Some will ask, “Doesn’t Romans 13 require us to follow the law?” There are glaring problems with this approach. First, America was founded by Christians who were ignoring and protesting unjust laws. By that logic the Boston Tea Party, the Declaration of Independence, and the American Revolution would be rejected. Second, the people of God have a long history of refusing to comply with laws that violate the teachings of Jesus. The abolitionist movement and the underground railroad were both led by Christians who were violating the law.
Third, we must read Romans 13 alongside Romans 12. Paul’s command was given under the assumption that the government would eventually show up to persecute those who follow Jesus in outrageous displays of love. The Christians are the ones who “do not conform to the pattern of this world,” (12:2) precisely because they “extend hospitality to strangers,” (12:13). Hence, those who follow Jesus can expect to run afoul of the authorities, and will have to submit to their retribution (Rom.13).
In short, Christians are never allowed to use submission to the law — or Romans 13 for that matter — as an excuse to disobey Jesus.
It is true that undocumented immigrants have broken the law. But I would relate this to getting caught speeding while rushing a sick person to the hospital. You don’t jail someone for that. You find a way to offer them hospitality. Like the woman with a flow of blood who broke the law, these immigrants reach out in desperation to be included in the blessings of God’s favor. How can we reject them by silently watching as the government tears apart their families, jails, and mistreats them? To watch this happen and feign powerlessness and hiding behind our obedience to the law is a rejection of Christ’s teaching.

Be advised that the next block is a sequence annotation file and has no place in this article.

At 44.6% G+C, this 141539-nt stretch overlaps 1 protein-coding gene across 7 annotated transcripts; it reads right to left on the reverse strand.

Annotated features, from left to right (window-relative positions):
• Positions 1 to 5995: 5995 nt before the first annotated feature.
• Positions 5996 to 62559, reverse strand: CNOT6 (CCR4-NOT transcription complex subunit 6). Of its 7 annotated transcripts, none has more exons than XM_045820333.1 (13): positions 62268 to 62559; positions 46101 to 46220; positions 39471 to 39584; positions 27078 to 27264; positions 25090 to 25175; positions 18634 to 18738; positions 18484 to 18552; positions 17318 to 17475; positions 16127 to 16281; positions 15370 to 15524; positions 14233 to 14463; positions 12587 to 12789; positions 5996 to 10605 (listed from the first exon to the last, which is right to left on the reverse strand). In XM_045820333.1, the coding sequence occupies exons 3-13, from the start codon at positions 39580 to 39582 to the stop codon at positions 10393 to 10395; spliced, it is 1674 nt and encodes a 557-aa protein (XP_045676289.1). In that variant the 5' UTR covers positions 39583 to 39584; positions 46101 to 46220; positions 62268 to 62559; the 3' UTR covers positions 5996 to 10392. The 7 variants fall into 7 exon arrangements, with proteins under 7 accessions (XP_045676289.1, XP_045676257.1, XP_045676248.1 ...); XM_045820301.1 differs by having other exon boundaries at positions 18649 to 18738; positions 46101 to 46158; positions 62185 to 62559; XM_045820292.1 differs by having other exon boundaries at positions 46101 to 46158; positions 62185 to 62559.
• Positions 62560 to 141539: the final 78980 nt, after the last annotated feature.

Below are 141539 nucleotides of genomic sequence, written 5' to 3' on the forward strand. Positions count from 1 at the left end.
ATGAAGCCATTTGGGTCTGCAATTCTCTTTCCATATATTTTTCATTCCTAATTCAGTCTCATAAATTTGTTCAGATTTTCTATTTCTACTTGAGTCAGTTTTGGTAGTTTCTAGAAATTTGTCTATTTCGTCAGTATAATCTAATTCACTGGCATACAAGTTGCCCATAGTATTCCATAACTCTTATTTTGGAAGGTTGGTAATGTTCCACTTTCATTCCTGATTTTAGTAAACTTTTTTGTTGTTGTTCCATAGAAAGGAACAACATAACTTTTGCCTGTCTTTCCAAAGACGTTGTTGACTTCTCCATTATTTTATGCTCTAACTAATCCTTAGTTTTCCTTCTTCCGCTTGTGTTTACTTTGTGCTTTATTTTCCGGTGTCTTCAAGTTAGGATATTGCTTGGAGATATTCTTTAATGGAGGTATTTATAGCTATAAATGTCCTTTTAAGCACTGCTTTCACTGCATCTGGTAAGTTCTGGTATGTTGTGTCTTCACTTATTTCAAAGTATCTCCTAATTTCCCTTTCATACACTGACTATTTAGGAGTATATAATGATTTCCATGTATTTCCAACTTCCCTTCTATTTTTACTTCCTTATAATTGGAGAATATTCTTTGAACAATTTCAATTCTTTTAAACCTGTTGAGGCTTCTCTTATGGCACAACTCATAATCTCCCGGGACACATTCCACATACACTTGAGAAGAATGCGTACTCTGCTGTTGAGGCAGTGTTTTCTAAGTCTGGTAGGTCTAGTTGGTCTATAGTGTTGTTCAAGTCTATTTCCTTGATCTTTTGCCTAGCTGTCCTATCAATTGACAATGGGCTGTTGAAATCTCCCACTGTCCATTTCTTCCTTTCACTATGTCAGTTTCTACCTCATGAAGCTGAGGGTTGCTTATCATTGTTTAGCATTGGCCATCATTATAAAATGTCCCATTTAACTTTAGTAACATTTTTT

From time to time, following Christ will put us at odds with the government. Welcoming immigrants may be a strain on our towns and cities, and it may require personal sacrifice. But Jesus’s most characteristic call to his followers was, “Take up your cross and follow me.” This was not an invitation to pain-free living. Christians are meant to subvert unjust laws through the radical inclusion of the outsider, just as Jesus did time and time again. We show hospitality to the vulnerable, even if it means breaking the law. As Dr. King said, “One has a moral responsibility to disobey unjust laws.” Immigration law in America is unjust. Christians should subvert it, and work to change it.